Attachment parenting, detached debate
Time touched a nerve this week with its provocativeÂ cover photo of 26-year-old Jamie Lynne Grumet and her 3-year-old son standing on a chair next to her, nursing her left breast while both stare directly (and unapologetically) at readers.
The underlyingÂ story focused on the â€śattachment parentingâ€ť method developed byÂ Dr. William Sears, which advocates prolonged breastfeeding, â€śbaby wearingâ€ť (carrying the child in a sling throughout the day), and having babies sleep in parentsâ€™ beds. The issue, which appeared on newsstands over the weekend and coincided with Motherâ€™s Day, sparked thousands of responses from news outlets around the world.
ManyÂ reported thatÂ Time had â€śreignitedâ€ť the debate about parenting, and breastfeeding in particular. But thatâ€™s not true, at least not judging by the reactions in the mainstream media. WhatÂ Time reignited is the age-old and somewhat tiresome debate about incendiary magazine covers.Â Quarreling about whetherÂ Time had doneÂ good orÂ bad totally overshadowed commentary about the substance of its article, which is unfortunate for anyone interested in learning the basics of the medical communityâ€™s current thinking on attachment parenting.
Timeâ€™s story, by staff writerÂ Kate Pickert, doesnâ€™t go too deep into the evidence for and against attachment parenting, either. Its focus is Sears, a California pediatrician who wrote the seminal treatise on the method,Â The Baby Book, in 1992. The 20-year-anniversay peg is a bit weak and Sears is no stranger to the media, butÂ Time contended that, â€śFor all the bookâ€™s popularity and influence, surprisingly little is known about the author.â€ť
From there, the piece delved into Sears and his wifeâ€™s childhoods and their own child-rearing practices, arguing that attachment parenting is â€śrootedâ€ť in their upbringing and that â€śSearsâ€™ views are less extreme than his critics (and even many of his followers) realize.â€ť
Pickert doesnâ€™t go easy on Sears, however, mentioning right away that â€śa lot of people mightâ€ť call his philosophy crazy. She also dissects in detail one of his more controversial theoriesâ€”that allowing babies to â€ścry-it-outâ€ť can cause brain damage. According to Pickert:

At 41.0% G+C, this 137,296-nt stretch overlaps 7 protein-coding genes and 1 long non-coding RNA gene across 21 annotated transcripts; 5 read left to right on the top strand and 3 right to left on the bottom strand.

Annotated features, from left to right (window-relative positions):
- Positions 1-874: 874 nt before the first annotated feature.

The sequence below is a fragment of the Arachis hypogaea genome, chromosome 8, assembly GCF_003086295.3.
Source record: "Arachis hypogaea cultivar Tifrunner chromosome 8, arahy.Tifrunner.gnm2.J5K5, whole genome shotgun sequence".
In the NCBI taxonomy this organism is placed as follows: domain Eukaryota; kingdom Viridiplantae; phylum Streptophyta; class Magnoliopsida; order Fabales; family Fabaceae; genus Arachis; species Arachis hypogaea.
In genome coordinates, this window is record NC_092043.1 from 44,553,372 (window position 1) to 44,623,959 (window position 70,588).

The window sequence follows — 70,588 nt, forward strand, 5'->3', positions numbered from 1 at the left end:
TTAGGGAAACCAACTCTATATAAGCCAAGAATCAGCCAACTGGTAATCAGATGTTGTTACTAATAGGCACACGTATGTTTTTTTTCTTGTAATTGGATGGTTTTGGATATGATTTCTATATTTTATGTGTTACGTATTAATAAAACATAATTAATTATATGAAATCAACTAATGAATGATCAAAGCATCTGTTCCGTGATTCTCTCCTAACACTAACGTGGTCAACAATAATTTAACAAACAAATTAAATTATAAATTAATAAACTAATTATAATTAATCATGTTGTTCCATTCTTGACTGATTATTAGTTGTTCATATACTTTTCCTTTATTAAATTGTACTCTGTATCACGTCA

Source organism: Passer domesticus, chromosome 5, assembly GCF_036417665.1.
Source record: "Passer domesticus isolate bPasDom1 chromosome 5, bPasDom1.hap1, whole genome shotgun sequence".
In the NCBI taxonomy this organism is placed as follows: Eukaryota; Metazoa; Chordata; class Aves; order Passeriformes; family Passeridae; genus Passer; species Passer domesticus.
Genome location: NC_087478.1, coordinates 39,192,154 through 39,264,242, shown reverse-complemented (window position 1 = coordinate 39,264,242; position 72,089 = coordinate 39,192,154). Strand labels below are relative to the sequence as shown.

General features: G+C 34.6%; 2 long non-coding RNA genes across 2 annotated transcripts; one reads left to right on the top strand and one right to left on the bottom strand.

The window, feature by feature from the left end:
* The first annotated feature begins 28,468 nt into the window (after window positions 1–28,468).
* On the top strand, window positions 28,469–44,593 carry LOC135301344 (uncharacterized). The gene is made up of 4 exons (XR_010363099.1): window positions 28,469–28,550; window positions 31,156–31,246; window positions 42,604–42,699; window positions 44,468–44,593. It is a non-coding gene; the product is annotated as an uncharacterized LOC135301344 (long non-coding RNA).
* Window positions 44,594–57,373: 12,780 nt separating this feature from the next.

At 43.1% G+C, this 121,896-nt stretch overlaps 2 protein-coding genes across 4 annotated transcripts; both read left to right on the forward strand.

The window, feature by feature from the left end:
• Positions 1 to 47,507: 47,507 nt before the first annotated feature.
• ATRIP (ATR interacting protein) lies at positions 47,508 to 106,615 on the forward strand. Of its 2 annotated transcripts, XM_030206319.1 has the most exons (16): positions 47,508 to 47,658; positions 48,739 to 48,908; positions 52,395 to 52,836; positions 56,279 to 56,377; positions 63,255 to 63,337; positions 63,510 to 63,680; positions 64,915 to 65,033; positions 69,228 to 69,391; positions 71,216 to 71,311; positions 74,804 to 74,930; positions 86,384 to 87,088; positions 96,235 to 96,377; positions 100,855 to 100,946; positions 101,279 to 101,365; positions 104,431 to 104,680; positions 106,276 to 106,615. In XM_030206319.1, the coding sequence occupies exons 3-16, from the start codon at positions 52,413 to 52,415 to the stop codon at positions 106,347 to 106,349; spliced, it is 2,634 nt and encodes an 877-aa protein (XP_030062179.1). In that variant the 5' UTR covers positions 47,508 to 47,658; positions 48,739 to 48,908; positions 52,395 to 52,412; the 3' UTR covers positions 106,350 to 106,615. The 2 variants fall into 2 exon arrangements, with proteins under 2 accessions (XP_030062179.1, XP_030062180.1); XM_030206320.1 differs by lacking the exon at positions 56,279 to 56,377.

Sears cites a number of academic studies to back up his point. A close look at the research, however, does not actually provide evidence that bouts of crying associated with sleep training affect brain development. Several papers Sears cites involved studies of rats. At least one looked at babies who suffered from cases of severe neglect or traumaâ€¦ Other research showed that babies who cry excessively are more likely to suffer from, for example, attention-deficit/hyperactivity disorder, but itâ€™s not clear if they cry because of underlying neurological problems that later manifest as ADHD or whether the crying causes ADHD.
Pickert stresses that â€śthe science on attachment is also easily misunderstood and misused.â€ť While there is evidence that children without â€śconsistent relationships with parentsâ€ť can suffer developmental and emotional problems, there is â€śno science to showâ€ť that babies who are fed formula, pushed in strollers, or sleep in bassinets â€świll turn out any different from children raised via the attachment method.â€ť
Sidebars in the story went into a little more detail.
â€śBed sharing can be deadly,â€ť science reporterÂ Jeffrey Kluger emphasized in one. â€śA sleeping adult can crush or suffocate a baby; the risk of SIDS increases as well.â€ť But Sears is largely in sync with the medical community in stating that itâ€™s fine for mothers to breastfeed â€śinto toddlerhood.â€ť The American Academy of Pediatrics (AAP) and the US Surgeon General encourage mothers to breast-feed exclusively for six months, introducing solid foods after that while continuing to nurse â€śone year or longer or as mutually desired by mother and infant,â€ť parenting reporterÂ Bonnie Rochman reported in another sidebar.